I’ve long been a fan of differently sized sub-dials on chronographs…
Essentially, the 5527 is quite similar to the 5517 in design, with the obvious addition of the chronograph and a slightly taller case to accommodate the thicker and more complicated movement. I’ve long been a fan of differently sized sub-dials on chronographs, as not all the information is equally as valuable. The minutes counter is the most critical sub-dial for a chronograph, so it is the largest. The going seconds is the least essential sub-dial, so it is the smallest. The hours sit somewhere in between in size. While showing the importance of the displayed information, this layout is also more visually appealing; in my opinion, it has more character.
The Marine Chronographe 5227 uses the caliber 582QA. The caliber 582QA is a mechanical, self-winding chronograph movement with a 48-hour power reserve. The movement comprises 346 parts, 26 jewels and operates at a frequency of 4Hz. Aside from the chronograph function, Breguet has squeezed in a date at four-thirty. While some folks detest this date position, I think it works well here due to the asymmetrical dial layout. The 582QA also features the same inverted in-line lever escapement with silicon horns and the flat, silicon Breguet hairspring as the caliber 777A.
Breguet Marine Tourbillon Équation Marchante 5887
Last but not least, we have the jewel in the Marine collection’s crown. The most complicated Marine watch is unsurprisingly the most impressive. Breguet introduced the Marine Tourbillon Équation Marchante 5887 at Baselworld 2017. However, in 2020, Breguet introduced a new dial color to the Tourbillon Équation Marchante. Prospective buyers could choose a slate-gray gold dial with the beautiful wave motif for the first time. In my opinion, it is the most handsome of the bunch.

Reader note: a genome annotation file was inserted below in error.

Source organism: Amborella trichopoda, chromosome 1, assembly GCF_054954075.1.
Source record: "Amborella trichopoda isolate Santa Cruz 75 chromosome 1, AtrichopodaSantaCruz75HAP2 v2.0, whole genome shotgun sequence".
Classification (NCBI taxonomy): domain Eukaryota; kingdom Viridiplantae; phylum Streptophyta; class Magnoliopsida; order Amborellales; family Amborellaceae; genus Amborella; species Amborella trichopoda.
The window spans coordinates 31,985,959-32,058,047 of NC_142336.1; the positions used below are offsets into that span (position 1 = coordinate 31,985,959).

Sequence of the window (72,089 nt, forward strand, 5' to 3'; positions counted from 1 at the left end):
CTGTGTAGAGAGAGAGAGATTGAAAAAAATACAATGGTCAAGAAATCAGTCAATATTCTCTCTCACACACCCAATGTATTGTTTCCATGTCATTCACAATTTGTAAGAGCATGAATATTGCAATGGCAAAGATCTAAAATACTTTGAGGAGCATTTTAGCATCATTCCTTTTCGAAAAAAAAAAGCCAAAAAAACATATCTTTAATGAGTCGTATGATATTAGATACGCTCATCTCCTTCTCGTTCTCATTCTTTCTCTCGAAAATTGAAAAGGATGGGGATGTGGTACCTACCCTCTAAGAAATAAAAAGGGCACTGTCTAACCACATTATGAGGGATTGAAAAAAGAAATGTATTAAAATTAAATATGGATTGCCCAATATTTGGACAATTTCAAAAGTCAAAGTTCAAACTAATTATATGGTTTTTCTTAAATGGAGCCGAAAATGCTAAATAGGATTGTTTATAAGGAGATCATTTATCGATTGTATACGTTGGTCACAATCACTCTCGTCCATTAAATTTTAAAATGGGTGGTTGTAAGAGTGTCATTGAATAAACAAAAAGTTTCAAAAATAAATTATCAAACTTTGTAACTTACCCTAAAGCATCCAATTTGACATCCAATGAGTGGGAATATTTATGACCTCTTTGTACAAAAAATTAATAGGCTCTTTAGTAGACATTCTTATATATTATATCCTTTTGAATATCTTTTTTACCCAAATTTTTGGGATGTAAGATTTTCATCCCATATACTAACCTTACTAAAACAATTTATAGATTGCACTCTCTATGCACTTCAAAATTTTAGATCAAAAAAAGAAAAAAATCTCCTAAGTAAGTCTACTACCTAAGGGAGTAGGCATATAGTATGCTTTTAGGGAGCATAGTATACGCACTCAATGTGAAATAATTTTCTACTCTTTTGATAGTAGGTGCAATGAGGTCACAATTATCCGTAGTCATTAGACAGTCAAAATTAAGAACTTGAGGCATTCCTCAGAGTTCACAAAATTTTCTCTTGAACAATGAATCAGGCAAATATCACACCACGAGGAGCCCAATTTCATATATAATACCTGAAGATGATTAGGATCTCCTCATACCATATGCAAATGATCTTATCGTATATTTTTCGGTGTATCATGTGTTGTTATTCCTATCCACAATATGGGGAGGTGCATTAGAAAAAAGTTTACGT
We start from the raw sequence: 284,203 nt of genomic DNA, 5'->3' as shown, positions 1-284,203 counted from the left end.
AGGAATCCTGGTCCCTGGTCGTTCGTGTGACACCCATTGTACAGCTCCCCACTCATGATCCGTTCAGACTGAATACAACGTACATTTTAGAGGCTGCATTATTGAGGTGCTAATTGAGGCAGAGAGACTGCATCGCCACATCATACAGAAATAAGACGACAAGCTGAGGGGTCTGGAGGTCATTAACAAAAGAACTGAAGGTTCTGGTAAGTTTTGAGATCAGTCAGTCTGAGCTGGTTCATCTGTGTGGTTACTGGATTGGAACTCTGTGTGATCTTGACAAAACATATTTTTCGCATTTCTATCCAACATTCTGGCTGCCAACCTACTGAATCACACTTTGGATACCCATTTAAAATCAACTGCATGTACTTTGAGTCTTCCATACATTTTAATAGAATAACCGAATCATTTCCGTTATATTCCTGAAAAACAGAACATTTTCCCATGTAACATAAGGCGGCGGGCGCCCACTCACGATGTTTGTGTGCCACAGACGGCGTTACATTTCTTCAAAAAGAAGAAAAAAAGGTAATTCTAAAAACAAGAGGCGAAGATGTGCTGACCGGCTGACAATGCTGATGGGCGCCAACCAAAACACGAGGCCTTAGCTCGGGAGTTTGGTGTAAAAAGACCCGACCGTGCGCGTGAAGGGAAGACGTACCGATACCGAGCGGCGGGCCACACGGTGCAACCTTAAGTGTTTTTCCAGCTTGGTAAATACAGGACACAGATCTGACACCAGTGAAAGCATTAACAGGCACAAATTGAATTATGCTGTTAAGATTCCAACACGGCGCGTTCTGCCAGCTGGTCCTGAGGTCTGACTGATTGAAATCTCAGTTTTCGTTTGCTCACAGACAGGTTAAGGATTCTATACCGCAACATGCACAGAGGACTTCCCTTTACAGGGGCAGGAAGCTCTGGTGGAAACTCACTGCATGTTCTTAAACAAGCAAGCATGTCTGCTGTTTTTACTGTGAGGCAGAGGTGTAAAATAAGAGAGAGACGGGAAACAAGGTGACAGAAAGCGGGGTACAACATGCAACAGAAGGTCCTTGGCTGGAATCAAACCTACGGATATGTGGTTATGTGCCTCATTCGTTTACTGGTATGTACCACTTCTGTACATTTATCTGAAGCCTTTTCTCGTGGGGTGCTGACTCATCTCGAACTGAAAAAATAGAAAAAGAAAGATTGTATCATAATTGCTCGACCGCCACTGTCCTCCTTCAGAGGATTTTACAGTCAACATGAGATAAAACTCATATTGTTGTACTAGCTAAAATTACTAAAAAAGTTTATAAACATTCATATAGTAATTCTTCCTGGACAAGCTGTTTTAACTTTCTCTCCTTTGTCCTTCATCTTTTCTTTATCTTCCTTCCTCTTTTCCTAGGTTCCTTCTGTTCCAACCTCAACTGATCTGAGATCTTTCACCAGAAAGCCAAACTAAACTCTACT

The watch features a 43.9mm round rose gold case 11.75mm thick. Despite the diameter, the thickness is quite impressive given the number of complications Breguet has squeezed into its caliber 581DPE. The movement has a solid platinum peripheral rotor to wind it, and it boasts an impressive 80-hour power reserve. The caliber 581DPE comprises 563 parts, 57 jewels and operates at a frequency of 4Hz. It features a tourbillon, perpetual calendar, and Équation Marchante, also known as a running equation of time.
Although we see tourbillon watches quite regularly, the equation of time is a relatively uncommon and often misunderstood complication. In a nutshell, the equation of time complication tells the difference between “solar time” and “civil time”. These differences can add up to 16.5 minutes during a whole year and are due to both the earth’s elliptical orbit and its tilted axis. Usually, watches showing the equation of time use a separate indicator on the dial. The 5887 uses a large, circle-tipped hand (representing the sun) to display time difference. It serves as the secondary minute hand that accompanies the hour and minute hands, thus making it a “running” equation of time. Still confused? Don’t worry, you’re not alone. Either way, the Breguet Marine Tourbillon Équation Marchante 5887 is an impressive bit of kit!
Which is your favorite model from Breguet’s Marine collection? Do you own any of these marvelous watches? If so, I want to hear your thoughts in the comments below!